Several months ago I was moments away from speaking at a conference in Washington DC when a man with several cameras around his neck introduced himself as the official photographer and asked if I would allow him to take a picture of me with his business card “so the event managers would be able to tell” my session was photographed by him once they had all the pictures in one file. It sounded like a reasonable request so I held the card between my fingers and smiled. I thought it strange that he showed me the picture after he took it. It wasn’t really “for” anything. Why did it matter to me what it looked like?
I went on to give a 90-minute presentation on why being too nice is bad for business, but the opposite isn’t mean it is truth and that truth without compassion is cruel. If the Q&A, book sales and warm thank you’s I received afterward were any indication, the talk was very well received. I didn’t give any more thought to the photographer and I couldn’t have told you if he was in the room during my presentation or not.
A few days later I received an email saying pictures of the event had been posted to the photographer’s Facebook page. I decided to pop over to see if there were any good ones of me speaking. My bright purple/pink jacket stood out and it was easy to spot my pictures in the sea of thumbnails. I clicked on the first one ….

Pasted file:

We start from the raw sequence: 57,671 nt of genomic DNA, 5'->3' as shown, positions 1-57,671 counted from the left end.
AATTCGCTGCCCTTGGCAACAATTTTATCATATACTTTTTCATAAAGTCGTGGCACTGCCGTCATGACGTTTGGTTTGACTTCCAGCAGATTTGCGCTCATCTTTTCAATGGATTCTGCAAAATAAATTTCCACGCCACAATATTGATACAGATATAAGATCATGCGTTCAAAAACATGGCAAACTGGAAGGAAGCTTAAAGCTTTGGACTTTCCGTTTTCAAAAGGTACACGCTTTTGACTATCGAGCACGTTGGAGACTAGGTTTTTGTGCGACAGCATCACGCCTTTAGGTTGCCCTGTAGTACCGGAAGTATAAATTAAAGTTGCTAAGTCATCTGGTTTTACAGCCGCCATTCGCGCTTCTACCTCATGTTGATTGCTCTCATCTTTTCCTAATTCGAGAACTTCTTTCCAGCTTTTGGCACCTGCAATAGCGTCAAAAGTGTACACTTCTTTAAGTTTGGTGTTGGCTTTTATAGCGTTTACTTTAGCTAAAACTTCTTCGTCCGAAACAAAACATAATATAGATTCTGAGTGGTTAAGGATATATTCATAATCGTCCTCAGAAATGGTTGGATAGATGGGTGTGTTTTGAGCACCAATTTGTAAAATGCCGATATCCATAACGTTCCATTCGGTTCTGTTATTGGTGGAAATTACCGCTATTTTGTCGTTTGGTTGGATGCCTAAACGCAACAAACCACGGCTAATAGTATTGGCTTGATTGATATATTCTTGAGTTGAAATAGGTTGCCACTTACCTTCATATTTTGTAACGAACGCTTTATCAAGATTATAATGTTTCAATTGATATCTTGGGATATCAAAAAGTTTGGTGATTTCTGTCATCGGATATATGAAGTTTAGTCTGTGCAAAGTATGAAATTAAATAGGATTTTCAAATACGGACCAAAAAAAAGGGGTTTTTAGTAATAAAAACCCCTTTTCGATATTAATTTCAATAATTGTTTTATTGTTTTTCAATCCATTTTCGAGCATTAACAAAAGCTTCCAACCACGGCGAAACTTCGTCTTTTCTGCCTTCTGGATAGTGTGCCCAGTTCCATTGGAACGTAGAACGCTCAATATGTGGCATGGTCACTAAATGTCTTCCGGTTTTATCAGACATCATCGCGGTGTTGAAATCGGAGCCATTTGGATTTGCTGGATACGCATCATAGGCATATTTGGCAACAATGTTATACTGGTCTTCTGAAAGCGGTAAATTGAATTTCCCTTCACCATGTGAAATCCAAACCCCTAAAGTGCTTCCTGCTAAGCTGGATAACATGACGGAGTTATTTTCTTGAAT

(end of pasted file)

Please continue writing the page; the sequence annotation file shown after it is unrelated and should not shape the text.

I thought, “Yikes that is an awful picture! I look really tired, the lighting was awful and why didn’t I have on any lipstick?” (You know how kind we are to ourselves when it comes to images.)
I scrolled down through the thumbnails and saw my jacket again. I clicked on the image. What I saw staring back at me was me – sort of – but it wasn’t. It was some alien form of me. What had they done to my picture?
I felt like I was looking at a plastic doll version of myself. The face was a different shape, the eyes a different color, the neck was strangely long, even the skin looked strange. I have never had such a disconcerting response to a picture of myself. Even looking at it now makes my skin crawl.
To up the “ewww” factor even further, several days later I saw a video on the power of Photoshop. At the beginning of it the woman and I look nothing alike. By the end, her plastic version and mine could be sisters.
After seeing the “perfected” version of me, I’ve decided I don’t want to look like a clone of every Photoshopped woman. I want to look like me; not some creepy version of me. I believe every woman should have the opportunity to see her Photoshopped self – Once. It is very eye opening experience.
Have you ever been over-Photoshopped? How did it feel when you looked at the picture?
As always, I wish you the MOST from your potential!
*Note – The images in this post were cropped to protect the guilty.
Dr. Robyn Odegaard (aka “Doc Robyn”) is internationally known conflict resolution expert, motivational speaker, executive coach and corporate trainer. As CEO of Champion Performance Development, she works with executives, professionals, athletes, and coaches to help them achieve excellence in all aspects of life through active leadership, powerful teamwork, effective communication, Productive Conflict™ and professional disagreement skills. She is the founder of the Stop The Drama! Campaign and author of the books Stop The Drama! The Ultimate Guide to Female Teams and The Ultimate Guide to Handling Every Disagreement Every Time. To work with her one-on-one, have her present to your team, request a custom workshop or invite her to speak at your event, email her at DocRobyn@ChampPerformance.com or call 302-307-3091.